KPBS AIRDATE: AUGUST 25, 1999
Once upon a time, there was a king who had three daughters. The youngest was so beautiful that she was like a goddess. Her name was Psyche. The fame of her magnificence spread over the earth, and men journeyed from far and near, to gaze upon her with wonder, to pay homage as if she were in truth one of the immortals. They went so far as to say that Venus herself could not equal this splendor. The goddess of Love was not amused. To put an end to this ego-depleting sacrilege, Venus called upon her son Cupid. “Use your power,” she said, referring to those arrows against which there was no defense, “and make Psyche fall madly in love with the vilest and most despicable creature there is in the whole world.”
Cupid, a faithful son, was willing to do his mother’s bidding, but the moment he saw Psyche, he was smitten. Instead of sacrificing her, he took her as his own – on the one condition that she never gaze upon him. All was bliss, until one of Psyche’s jealous sisters convinced her to sneak a peak at her mysterious mate. Cupid and Psyche were instantly separated. But after much moaning and wailing and ultimately, many trials and terrible hardships imposed by Venus, the amorous pair was reunited for eternity. The union of Cupid and Psyche (Love and Soul) could never be broken.
This is the myth that, in 1956, inspired famed English author, scholar and Christian intellectual C.S. Lewis to write “Till We Have Faces.” And that book inspired Lamb’s Players producing artistic director Robert Smyth to create an adaptation of the novel that Lewis considered his best.
Smyth’s production of “Till We Have Faces,” commissioned by the C. S. Lewis Foundation, was well received last summer in a workshop production at the C.S. Lewis Centennial Celebration in England. But Lamb’s is calling its current, full-scale production the play’s world premiere. It’s a morality tale, a mythic fantasy in the manner of “The Lion, the Witch and the Wardrobe,” which Smyth also adapted, to less successful effect.
Here, the tale of Cupid and Psyche is hauntingly told from the perspective of the beauty’s older sister Orual, a hideously loving sib who turns monstrous, jealous, possessive, unyielding and hateful; she becomes a warrior queen cloaked in mystery, anger and revenge. The play considers the beauty and ugliness in all women, the timeless battle between reason and faith and the unfathomable questions of the universe.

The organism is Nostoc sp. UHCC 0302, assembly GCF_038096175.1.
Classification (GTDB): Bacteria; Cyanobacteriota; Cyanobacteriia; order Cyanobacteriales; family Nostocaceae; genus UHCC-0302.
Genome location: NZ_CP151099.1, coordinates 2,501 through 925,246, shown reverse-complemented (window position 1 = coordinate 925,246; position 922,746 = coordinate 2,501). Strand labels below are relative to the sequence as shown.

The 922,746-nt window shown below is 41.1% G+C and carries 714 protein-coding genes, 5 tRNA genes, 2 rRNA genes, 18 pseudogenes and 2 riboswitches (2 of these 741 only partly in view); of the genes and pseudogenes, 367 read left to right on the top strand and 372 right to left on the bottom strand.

Set in the barbarous, pagan kingdom of Glome, the piece is dark and brooding. Though the source is all about love, the focus here is on forgiveness and faith. Once again, adapter/director Smyth falls into the trap of treating the material with such unabashed reverence that the result is frequently portentous and overweening. All the actors start out declaiming, fairly shouting the narration, which runs through the piece and only serves to distance the audience. When direct action and conflict occur, when we get emotion instead of description, the production takes off and grabs you by the throat.
Jeanne Reith has outdone herself with wildly imaginative costumes, a mélange of burlap, feathers and masks, echoed in the muted palette of Nate Peirson’s lighting and Mike Buckley’s superb scenic design, where concealing drapes are pulled away and mirrors are hastily assembled to reveal the truth.
The ensemble work is excellent, fluid and dancerly, with outstanding performances by Ollie Nash as the delusional king, Doren Elias as the rational, ruminating Greek slave and Ayla Yarkut, gentle, lovely and luminous as Psyche. At the center of the maelstrom, Deborah Gilmour Smyth is wondrous, riveting as Orual, a woman of extreme passion and purpose. In her final moments of revelation, she is positively transcendent. The talented performer also composed the moody, tribal – at time overly ethereal — music, which is beautifully sung.
Beyond its surface story of love and betrayal, “Till We Have Faces” goes much deeper, to the Big Questions With No Answers. It is truly a legend of gods and monsters. ‘Are the gods just?’ Orual asks at the end. ‘Oh, no,’ is the firm reply. ‘What would become of us if they were?’
©1999 Patté Productions Inc.